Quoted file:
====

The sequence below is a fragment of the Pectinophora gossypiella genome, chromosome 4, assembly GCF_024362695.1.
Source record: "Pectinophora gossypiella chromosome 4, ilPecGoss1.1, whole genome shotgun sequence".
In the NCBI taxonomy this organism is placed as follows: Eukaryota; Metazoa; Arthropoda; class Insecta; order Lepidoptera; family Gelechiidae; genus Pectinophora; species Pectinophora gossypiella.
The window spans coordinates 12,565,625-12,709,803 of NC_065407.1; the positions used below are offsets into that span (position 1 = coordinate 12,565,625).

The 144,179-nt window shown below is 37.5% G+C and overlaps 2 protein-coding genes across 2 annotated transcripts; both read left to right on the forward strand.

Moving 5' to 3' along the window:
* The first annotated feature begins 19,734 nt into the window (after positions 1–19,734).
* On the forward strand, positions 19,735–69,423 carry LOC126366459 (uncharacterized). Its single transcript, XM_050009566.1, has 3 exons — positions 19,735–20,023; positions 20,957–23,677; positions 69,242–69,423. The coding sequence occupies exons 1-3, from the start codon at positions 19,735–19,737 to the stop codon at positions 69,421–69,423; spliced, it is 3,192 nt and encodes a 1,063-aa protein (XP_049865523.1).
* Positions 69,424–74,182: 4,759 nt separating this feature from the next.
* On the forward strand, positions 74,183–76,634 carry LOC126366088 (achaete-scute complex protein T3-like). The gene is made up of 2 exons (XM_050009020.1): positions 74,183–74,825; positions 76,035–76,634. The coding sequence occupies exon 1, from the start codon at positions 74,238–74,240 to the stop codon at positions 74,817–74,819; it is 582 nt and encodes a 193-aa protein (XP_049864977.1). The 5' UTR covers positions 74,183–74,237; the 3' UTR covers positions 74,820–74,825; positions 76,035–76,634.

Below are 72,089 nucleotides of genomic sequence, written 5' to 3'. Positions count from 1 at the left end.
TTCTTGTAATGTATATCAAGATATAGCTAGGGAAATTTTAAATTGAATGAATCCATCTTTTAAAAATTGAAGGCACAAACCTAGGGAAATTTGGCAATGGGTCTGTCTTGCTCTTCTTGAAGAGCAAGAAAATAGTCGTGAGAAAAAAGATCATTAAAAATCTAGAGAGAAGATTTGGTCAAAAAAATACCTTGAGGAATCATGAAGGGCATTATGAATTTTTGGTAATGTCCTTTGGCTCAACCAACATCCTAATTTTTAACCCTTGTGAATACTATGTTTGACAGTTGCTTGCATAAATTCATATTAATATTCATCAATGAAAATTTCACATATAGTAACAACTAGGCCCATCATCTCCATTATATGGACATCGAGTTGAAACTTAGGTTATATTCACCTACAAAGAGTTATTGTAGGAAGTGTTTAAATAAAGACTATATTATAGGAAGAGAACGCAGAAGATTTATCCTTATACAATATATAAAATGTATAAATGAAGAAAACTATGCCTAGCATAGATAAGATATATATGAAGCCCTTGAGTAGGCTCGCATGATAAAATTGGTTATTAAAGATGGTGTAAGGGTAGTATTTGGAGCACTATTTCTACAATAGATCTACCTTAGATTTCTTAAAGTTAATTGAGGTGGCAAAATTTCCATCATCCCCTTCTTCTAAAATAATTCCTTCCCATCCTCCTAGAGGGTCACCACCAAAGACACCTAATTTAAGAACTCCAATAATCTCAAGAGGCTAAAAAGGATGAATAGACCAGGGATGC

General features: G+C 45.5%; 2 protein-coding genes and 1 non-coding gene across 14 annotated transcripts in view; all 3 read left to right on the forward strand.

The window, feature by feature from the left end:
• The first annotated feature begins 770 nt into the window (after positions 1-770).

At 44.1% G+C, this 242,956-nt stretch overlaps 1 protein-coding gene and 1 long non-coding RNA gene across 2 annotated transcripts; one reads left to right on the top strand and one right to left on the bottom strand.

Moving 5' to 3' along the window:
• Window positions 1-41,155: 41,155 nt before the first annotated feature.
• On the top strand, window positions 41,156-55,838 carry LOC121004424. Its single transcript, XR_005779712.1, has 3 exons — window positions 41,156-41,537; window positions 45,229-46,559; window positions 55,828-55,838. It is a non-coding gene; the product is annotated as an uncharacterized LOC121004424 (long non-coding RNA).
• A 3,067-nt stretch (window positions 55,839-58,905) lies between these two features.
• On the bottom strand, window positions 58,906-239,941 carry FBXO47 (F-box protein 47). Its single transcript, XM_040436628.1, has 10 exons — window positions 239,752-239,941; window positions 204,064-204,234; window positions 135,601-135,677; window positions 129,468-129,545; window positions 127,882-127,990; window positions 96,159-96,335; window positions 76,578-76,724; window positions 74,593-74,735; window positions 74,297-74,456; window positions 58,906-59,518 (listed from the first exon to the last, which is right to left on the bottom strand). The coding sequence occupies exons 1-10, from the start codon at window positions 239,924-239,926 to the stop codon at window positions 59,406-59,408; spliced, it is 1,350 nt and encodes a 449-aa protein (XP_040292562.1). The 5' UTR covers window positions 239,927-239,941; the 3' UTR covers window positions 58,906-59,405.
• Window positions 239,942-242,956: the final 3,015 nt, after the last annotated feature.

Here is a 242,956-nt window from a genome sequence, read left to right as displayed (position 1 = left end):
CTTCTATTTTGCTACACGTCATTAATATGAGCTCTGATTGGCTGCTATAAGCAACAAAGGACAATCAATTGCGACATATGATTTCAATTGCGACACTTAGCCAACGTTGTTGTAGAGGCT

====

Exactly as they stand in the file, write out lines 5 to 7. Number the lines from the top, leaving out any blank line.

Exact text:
The 144,179-nt window shown below is 37.5% G+C and overlaps 2 protein-coding genes across 2 annotated transcripts; both read left to right on the forward strand.

Moving 5' to 3' along the window:
* The first annotated feature begins 19,734 nt into the window (after positions 1–19,734).